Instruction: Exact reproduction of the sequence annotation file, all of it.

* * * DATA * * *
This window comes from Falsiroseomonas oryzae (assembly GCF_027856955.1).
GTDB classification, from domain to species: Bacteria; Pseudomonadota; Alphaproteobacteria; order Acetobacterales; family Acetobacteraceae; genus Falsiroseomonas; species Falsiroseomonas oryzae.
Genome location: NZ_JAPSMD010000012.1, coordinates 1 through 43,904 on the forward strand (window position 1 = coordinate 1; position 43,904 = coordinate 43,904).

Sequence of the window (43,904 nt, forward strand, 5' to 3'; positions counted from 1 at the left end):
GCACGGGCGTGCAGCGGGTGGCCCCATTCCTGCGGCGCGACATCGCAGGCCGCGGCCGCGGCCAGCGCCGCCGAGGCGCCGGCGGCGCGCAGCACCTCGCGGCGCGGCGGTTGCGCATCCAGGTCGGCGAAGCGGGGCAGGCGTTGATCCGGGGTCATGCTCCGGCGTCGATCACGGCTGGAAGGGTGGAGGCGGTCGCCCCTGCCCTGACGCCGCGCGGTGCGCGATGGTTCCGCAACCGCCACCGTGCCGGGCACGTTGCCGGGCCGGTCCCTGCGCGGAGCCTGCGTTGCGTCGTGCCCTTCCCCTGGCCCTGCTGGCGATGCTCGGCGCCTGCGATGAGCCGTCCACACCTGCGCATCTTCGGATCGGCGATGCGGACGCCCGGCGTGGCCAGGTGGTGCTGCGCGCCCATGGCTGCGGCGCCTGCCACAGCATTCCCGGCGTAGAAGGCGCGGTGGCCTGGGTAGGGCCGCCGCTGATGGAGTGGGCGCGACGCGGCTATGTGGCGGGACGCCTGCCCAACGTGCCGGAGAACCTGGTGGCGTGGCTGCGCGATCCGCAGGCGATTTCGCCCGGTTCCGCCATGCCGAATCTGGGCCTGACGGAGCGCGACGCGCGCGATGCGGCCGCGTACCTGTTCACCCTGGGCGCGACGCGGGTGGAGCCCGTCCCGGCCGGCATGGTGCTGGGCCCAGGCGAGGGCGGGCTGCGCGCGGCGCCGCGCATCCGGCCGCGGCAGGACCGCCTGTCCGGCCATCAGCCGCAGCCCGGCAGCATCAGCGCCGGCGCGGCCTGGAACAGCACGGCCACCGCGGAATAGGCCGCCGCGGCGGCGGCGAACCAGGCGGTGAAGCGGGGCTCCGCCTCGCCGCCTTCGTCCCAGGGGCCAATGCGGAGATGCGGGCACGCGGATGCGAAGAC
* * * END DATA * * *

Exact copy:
This window comes from Falsiroseomonas oryzae (assembly GCF_027856955.1).
GTDB classification, from domain to species: Bacteria; Pseudomonadota; Alphaproteobacteria; order Acetobacterales; family Acetobacteraceae; genus Falsiroseomonas; species Falsiroseomonas oryzae.
Genome location: NZ_JAPSMD010000012.1, coordinates 1 through 43,904 on the forward strand (window position 1 = coordinate 1; position 43,904 = coordinate 43,904).

Sequence of the window (43,904 nt, forward strand, 5' to 3'; positions counted from 1 at the left end):
GCACGGGCGTGCAGCGGGTGGCCCCATTCCTGCGGCGCGACATCGCAGGCCGCGGCCGCGGCCAGCGCCGCCGAGGCGCCGGCGGCGCGCAGCACCTCGCGGCGCGGCGGTTGCGCATCCAGGTCGGCGAAGCGGGGCAGGCGTTGATCCGGGGTCATGCTCCGGCGTCGATCACGGCTGGAAGGGTGGAGGCGGTCGCCCCTGCCCTGACGCCGCGCGGTGCGCGATGGTTCCGCAACCGCCACCGTGCCGGGCACGTTGCCGGGCCGGTCCCTGCGCGGAGCCTGCGTTGCGTCGTGCCCTTCCCCTGGCCCTGCTGGCGATGCTCGGCGCCTGCGATGAGCCGTCCACACCTGCGCATCTTCGGATCGGCGATGCGGACGCCCGGCGTGGCCAGGTGGTGCTGCGCGCCCATGGCTGCGGCGCCTGCCACAGCATTCCCGGCGTAGAAGGCGCGGTGGCCTGGGTAGGGCCGCCGCTGATGGAGTGGGCGCGACGCGGCTATGTGGCGGGACGCCTGCCCAACGTGCCGGAGAACCTGGTGGCGTGGCTGCGCGATCCGCAGGCGATTTCGCCCGGTTCCGCCATGCCGAATCTGGGCCTGACGGAGCGCGACGCGCGCGATGCGGCCGCGTACCTGTTCACCCTGGGCGCGACGCGGGTGGAGCCCGTCCCGGCCGGCATGGTGCTGGGCCCAGGCGAGGGCGGGCTGCGCGCGGCGCCGCGCATCCGGCCGCGGCAGGACCGCCTGTCCGGCCATCAGCCGCAGCCCGGCAGCATCAGCGCCGGCGCGGCCTGGAACAGCACGGCCACCGCGGAATAGGCCGCCGCGGCGGCGGCGAACCAGGCGGTGAAGCGGGGCTCCGCCTCGCCGCCTTCGTCCCAGGGGCCAATGCGGAGATGCGGGCACGCGGATGCGAAGAC